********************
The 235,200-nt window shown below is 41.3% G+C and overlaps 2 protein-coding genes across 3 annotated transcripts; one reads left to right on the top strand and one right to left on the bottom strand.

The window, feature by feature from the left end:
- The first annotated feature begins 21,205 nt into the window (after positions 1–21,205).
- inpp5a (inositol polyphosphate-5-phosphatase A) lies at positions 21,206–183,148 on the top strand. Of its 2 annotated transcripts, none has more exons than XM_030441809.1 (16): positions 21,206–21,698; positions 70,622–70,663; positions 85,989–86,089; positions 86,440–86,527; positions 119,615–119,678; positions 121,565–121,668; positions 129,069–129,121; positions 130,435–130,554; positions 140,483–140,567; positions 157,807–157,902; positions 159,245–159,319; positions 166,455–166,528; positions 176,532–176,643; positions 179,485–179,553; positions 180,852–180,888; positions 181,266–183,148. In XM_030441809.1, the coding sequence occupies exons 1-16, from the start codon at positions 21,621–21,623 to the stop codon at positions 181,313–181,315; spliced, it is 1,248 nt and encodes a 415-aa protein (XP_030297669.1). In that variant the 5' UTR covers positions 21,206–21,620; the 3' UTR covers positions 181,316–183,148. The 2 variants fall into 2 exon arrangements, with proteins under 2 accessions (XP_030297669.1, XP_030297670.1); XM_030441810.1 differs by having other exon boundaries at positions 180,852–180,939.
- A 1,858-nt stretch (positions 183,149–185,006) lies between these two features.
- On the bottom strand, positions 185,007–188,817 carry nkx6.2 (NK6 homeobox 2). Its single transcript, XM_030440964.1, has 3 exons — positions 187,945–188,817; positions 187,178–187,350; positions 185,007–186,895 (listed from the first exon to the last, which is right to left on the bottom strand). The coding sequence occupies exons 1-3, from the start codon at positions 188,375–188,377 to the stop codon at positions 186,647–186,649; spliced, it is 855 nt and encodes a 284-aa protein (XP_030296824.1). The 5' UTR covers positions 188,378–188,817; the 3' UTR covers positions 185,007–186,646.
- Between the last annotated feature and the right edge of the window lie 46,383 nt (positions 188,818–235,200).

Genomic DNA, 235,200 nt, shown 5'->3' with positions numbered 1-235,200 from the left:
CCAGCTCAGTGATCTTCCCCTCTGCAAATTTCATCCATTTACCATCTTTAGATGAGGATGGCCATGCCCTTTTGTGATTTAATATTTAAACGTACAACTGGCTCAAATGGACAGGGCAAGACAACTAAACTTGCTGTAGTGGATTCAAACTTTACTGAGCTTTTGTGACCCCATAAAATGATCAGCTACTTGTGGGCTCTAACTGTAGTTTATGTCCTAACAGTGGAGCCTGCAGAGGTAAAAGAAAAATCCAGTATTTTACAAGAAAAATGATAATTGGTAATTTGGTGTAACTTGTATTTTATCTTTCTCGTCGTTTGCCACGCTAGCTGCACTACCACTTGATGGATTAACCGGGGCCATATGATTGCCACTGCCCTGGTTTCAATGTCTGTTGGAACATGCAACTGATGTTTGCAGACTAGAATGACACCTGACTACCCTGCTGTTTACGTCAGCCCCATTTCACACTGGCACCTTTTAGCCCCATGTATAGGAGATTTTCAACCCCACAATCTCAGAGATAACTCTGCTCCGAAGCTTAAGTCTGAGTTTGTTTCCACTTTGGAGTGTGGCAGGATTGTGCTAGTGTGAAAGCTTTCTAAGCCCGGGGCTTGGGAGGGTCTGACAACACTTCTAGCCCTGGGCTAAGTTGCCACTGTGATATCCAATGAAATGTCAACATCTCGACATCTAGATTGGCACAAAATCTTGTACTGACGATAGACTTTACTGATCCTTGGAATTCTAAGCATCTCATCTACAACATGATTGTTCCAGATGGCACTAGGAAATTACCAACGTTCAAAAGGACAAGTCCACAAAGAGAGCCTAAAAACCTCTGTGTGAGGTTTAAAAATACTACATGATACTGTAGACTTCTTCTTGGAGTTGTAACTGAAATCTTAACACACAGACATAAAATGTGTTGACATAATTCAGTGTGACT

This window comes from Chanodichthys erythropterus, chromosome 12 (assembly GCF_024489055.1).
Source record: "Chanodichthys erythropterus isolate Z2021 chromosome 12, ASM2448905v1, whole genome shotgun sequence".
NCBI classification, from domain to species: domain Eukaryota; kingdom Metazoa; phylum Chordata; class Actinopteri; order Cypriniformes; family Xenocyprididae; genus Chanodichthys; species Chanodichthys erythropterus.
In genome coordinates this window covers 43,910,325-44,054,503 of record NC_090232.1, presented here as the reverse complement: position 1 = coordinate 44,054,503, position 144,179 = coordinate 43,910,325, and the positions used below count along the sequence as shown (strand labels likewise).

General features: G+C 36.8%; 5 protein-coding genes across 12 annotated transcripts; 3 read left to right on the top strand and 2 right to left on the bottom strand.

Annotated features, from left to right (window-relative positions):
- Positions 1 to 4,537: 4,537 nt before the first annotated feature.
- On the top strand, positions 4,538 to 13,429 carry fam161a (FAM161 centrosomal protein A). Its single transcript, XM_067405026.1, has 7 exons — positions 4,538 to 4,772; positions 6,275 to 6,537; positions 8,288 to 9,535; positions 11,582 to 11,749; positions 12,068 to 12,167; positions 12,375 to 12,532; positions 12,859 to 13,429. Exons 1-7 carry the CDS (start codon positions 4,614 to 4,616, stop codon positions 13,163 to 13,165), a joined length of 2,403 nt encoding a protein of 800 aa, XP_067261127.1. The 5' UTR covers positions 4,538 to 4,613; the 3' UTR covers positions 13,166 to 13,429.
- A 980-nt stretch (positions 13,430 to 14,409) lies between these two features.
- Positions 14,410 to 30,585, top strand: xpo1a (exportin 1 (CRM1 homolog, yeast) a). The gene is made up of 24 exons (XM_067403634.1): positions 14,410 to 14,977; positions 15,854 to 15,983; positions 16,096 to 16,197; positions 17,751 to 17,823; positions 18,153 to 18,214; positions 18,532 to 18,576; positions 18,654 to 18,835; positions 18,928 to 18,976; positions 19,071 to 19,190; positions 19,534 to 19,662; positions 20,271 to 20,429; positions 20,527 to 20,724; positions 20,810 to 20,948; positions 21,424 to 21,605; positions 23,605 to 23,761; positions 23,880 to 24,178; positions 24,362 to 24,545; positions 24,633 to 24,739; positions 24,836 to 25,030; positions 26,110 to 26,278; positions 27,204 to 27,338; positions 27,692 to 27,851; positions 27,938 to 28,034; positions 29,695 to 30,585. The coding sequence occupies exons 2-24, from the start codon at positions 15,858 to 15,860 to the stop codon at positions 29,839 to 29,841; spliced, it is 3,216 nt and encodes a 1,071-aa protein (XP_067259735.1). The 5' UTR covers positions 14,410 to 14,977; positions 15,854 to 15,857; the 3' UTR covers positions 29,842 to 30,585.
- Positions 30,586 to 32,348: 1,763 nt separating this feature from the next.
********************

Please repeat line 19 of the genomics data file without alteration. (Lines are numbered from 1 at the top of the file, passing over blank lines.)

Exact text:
- Positions 14,410 to 30,585, top strand: xpo1a (exportin 1 (CRM1 homolog, yeast) a). The gene is made up of 24 exons (XM_067403634.1): positions 14,410 to 14,977; positions 15,854 to 15,983; positions 16,096 to 16,197; positions 17,751 to 17,823; positions 18,153 to 18,214; positions 18,532 to 18,576; positions 18,654 to 18,835; positions 18,928 to 18,976; positions 19,071 to 19,190; positions 19,534 to 19,662; positions 20,271 to 20,429; positions 20,527 to 20,724; positions 20,810 to 20,948; positions 21,424 to 21,605; positions 23,605 to 23,761; positions 23,880 to 24,178; positions 24,362 to 24,545; positions 24,633 to 24,739; positions 24,836 to 25,030; positions 26,110 to 26,278; positions 27,204 to 27,338; positions 27,692 to 27,851; positions 27,938 to 28,034; positions 29,695 to 30,585. The coding sequence occupies exons 2-24, from the start codon at positions 15,858 to 15,860 to the stop codon at positions 29,839 to 29,841; spliced, it is 3,216 nt and encodes a 1,071-aa protein (XP_067259735.1). The 5' UTR covers positions 14,410 to 14,977; positions 15,854 to 15,857; the 3' UTR covers positions 29,842 to 30,585.